I know a thing or two about pigs, and one thing is for sure — they stink.
Pork was taken off the menu (temporarily, I guess) a decade ago after years of politicians literally pigging out on taxpayer dollars, earmarking millions for special interests and their own pet projects, like that infamous bridge to nowhere in Alaska. Some even went to jail for exchanging bribes over congressional pork.
But now Congress wants to bring the bacon back to the legislative process.
The incoming House Appropriations chair wants to go back to the days where individual members of Congress rewarded their donors and supporters with billions of dollars in taxpayer money with no oversight, no competition and no reviews. Is anyone surprised that members of Congress truly believe Washington is just not swampy enough? I guess House Democrats think Congress’ 15 percent (and rapidly declining) approval rating is a bit too high.
Congressional earmarks were banned in 2011 when a significant number of reformers, from both sides of the aisle, joined together to put a halt to the madness. Unfortunately, the ban wasn’t permanent.
Many members of Congress, even those with zero private-sector or military experience, believe themselves to be perfectly qualified to evaluate innovation for Department of Defense weapon systems. My suggestion? If congressmen want to play host of “Shark Tank,” they should resign their seats and call ABC for a job.
Defense earmarks are especially harmful because they take away critical research and development funds and direct them to things that have no value to the military or will actively harm our troops. As the top Republican on the Senate Armed Services Subcommittee on Emerging Threats and Capabilities — which oversees DOD research and development spending — you better believe this is of utmost importance to me. I’ll give you just two examples.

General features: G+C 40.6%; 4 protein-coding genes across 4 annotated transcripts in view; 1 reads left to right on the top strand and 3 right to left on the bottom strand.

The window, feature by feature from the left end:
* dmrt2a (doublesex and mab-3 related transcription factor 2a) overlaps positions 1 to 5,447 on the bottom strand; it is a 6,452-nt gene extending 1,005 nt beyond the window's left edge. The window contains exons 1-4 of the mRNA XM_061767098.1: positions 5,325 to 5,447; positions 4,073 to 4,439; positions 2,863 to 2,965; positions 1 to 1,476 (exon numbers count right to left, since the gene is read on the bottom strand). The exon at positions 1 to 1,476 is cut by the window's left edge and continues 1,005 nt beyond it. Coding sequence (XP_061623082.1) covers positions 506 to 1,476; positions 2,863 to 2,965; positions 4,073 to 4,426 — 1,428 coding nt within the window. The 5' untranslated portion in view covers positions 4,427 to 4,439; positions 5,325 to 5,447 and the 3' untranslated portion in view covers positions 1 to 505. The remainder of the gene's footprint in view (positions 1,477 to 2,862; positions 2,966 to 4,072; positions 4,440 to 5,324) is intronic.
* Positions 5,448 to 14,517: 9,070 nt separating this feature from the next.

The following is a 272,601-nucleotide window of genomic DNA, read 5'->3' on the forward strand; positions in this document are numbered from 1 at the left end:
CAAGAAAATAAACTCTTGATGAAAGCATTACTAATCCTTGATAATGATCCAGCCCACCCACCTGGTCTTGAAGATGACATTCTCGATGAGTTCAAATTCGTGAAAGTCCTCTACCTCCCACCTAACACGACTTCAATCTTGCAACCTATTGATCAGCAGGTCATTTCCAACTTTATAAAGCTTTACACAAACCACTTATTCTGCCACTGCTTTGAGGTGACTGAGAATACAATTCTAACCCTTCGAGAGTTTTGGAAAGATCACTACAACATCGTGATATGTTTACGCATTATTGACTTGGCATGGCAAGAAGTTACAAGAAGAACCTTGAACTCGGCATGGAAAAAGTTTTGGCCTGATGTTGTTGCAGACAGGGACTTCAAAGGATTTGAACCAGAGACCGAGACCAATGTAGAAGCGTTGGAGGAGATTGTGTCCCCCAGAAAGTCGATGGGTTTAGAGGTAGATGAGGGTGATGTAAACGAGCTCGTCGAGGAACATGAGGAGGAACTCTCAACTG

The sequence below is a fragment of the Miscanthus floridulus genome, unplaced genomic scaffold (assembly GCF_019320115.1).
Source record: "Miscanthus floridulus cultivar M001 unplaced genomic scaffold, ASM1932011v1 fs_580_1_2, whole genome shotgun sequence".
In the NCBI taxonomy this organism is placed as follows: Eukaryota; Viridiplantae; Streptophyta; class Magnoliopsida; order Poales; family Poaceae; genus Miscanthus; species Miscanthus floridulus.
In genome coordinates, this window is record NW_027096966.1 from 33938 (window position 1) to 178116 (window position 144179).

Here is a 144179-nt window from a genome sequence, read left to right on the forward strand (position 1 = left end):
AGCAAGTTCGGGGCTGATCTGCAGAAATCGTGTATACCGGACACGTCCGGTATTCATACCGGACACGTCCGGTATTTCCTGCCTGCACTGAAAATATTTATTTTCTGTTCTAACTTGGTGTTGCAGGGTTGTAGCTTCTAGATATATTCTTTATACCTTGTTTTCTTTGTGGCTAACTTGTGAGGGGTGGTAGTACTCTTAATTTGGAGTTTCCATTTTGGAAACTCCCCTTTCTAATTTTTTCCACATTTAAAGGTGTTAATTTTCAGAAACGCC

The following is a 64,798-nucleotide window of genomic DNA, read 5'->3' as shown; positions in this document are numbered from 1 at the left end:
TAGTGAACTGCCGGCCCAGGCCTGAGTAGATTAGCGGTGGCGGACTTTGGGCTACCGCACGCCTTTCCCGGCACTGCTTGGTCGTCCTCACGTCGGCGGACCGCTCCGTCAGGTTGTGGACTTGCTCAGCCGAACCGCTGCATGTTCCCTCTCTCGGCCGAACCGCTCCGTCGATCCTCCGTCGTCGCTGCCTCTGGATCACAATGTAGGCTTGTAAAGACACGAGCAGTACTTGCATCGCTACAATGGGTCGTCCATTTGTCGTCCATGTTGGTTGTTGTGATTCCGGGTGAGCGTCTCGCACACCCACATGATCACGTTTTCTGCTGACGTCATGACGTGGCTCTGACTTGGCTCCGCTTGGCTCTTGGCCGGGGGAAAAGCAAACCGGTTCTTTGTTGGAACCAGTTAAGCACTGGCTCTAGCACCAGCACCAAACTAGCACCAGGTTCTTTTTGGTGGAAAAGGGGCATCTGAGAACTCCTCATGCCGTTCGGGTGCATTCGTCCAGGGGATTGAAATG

First, due to an earmark, the Navy was forced to buy luxury speedboats they didn’t need, so they turned around and gave them to a local college. Second, the Marines were forced to buy “combat” T-shirts that would have burned their bodies if they were caught in a fire in Iraq or Afghanistan. You can’t make this stuff up. Instead of putting taxpayer money to good, important use — like researching and developing new technologies and weaponry — the largest government agency blew it.
In my short time in the Senate, Congress has never needed to go back to the individual earmark system of the past. In the last four years in particular, the U.S. military has devoted billions in funding for new innovations, including advanced technology in the realms of hypersonics, artificial intelligence, machine learning and robotics. Just recently, the Pentagon awarded federal funding to 150 different researchers at 85 universities and colleges in 33 different states. No swamp lobbyists or earmarks were needed, as it was a full, open, transparent and fair competition for funding.
I will happily work with any senator who feels that there is a good idea for our troops that the Pentagon may be ignoring. But at the same time, I will strongly oppose any National Defense Authorization Act or defense appropriations bill with earmarks in it.
There’s simply no reason to go back to the old, wasteful and detrimental ways of earmarks. We need to permanently ban this bad practice.